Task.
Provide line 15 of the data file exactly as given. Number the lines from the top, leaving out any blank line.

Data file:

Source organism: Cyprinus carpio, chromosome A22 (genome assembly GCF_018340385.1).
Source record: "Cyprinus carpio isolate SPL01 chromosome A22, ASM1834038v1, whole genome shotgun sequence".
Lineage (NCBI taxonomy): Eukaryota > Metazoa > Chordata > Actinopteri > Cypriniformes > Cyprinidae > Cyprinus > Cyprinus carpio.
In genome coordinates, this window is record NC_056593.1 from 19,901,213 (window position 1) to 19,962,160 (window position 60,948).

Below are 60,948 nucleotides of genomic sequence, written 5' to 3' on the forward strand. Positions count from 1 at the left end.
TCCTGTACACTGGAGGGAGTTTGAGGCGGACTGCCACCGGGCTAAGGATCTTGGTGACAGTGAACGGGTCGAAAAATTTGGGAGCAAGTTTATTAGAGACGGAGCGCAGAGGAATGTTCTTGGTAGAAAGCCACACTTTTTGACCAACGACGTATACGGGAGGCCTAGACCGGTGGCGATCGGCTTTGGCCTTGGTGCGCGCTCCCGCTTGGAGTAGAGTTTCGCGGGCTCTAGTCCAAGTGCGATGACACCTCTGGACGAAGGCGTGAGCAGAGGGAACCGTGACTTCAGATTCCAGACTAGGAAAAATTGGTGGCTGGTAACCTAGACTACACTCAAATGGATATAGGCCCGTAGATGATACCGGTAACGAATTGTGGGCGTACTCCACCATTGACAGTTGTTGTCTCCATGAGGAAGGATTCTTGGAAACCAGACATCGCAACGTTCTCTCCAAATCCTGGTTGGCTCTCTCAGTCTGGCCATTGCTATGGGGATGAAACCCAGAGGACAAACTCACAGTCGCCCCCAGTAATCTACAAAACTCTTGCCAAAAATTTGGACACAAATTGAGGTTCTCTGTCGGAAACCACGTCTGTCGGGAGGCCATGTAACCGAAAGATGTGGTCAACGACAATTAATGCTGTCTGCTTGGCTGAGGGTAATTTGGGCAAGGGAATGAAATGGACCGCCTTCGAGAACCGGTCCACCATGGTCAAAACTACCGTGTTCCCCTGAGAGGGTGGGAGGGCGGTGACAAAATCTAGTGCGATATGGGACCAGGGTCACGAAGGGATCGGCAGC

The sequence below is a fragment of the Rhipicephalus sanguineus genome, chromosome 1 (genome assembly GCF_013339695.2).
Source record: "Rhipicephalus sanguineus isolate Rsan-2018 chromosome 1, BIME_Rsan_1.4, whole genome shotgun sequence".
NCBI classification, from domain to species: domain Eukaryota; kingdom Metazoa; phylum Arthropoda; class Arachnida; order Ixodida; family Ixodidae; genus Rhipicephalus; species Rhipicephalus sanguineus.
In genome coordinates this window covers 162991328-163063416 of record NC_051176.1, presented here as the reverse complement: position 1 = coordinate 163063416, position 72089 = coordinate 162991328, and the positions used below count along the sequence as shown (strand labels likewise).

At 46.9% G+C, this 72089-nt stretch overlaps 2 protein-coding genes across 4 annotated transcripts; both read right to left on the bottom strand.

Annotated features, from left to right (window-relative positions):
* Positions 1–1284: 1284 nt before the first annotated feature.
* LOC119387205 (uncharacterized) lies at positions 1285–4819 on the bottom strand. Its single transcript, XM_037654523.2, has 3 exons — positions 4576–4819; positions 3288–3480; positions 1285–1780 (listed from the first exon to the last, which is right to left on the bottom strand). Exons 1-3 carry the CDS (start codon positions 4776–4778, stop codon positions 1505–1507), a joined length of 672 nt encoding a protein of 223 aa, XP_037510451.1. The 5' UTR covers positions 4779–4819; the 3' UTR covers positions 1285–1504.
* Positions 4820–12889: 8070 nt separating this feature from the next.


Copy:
* Positions 4820–12889: 8070 nt separating this feature from the next.